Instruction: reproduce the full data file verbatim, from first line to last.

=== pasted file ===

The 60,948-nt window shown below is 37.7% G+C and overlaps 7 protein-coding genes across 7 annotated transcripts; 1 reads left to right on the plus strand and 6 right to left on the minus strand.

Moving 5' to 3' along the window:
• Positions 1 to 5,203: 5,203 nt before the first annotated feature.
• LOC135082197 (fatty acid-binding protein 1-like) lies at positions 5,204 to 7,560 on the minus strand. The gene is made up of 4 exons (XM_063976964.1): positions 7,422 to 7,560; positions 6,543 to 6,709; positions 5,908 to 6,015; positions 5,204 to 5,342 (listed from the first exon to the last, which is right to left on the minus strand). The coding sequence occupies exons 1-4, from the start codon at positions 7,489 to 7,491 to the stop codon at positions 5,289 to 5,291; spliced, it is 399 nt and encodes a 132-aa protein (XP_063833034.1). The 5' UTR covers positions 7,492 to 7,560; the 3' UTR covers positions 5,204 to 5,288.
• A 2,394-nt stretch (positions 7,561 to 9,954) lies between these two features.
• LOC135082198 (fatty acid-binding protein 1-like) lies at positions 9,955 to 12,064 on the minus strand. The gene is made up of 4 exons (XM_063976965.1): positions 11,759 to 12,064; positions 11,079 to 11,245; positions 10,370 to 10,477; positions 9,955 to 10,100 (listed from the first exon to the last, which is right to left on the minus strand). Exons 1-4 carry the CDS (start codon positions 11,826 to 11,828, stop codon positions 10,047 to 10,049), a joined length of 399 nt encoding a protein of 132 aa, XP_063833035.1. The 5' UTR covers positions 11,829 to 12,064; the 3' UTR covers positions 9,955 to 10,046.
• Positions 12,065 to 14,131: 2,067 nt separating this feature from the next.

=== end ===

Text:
The 60,948-nt window shown below is 37.7% G+C and overlaps 7 protein-coding genes across 7 annotated transcripts; 1 reads left to right on the plus strand and 6 right to left on the minus strand.

Moving 5' to 3' along the window:
• Positions 1 to 5,203: 5,203 nt before the first annotated feature.
• LOC135082197 (fatty acid-binding protein 1-like) lies at positions 5,204 to 7,560 on the minus strand. The gene is made up of 4 exons (XM_063976964.1): positions 7,422 to 7,560; positions 6,543 to 6,709; positions 5,908 to 6,015; positions 5,204 to 5,342 (listed from the first exon to the last, which is right to left on the minus strand). The coding sequence occupies exons 1-4, from the start codon at positions 7,489 to 7,491 to the stop codon at positions 5,289 to 5,291; spliced, it is 399 nt and encodes a 132-aa protein (XP_063833034.1). The 5' UTR covers positions 7,492 to 7,560; the 3' UTR covers positions 5,204 to 5,288.
• A 2,394-nt stretch (positions 7,561 to 9,954) lies between these two features.
• LOC135082198 (fatty acid-binding protein 1-like) lies at positions 9,955 to 12,064 on the minus strand. The gene is made up of 4 exons (XM_063976965.1): positions 11,759 to 12,064; positions 11,079 to 11,245; positions 10,370 to 10,477; positions 9,955 to 10,100 (listed from the first exon to the last, which is right to left on the minus strand). Exons 1-4 carry the CDS (start codon positions 11,826 to 11,828, stop codon positions 10,047 to 10,049), a joined length of 399 nt encoding a protein of 132 aa, XP_063833035.1. The 5' UTR covers positions 11,829 to 12,064; the 3' UTR covers positions 9,955 to 10,046.
• Positions 12,065 to 14,131: 2,067 nt separating this feature from the next.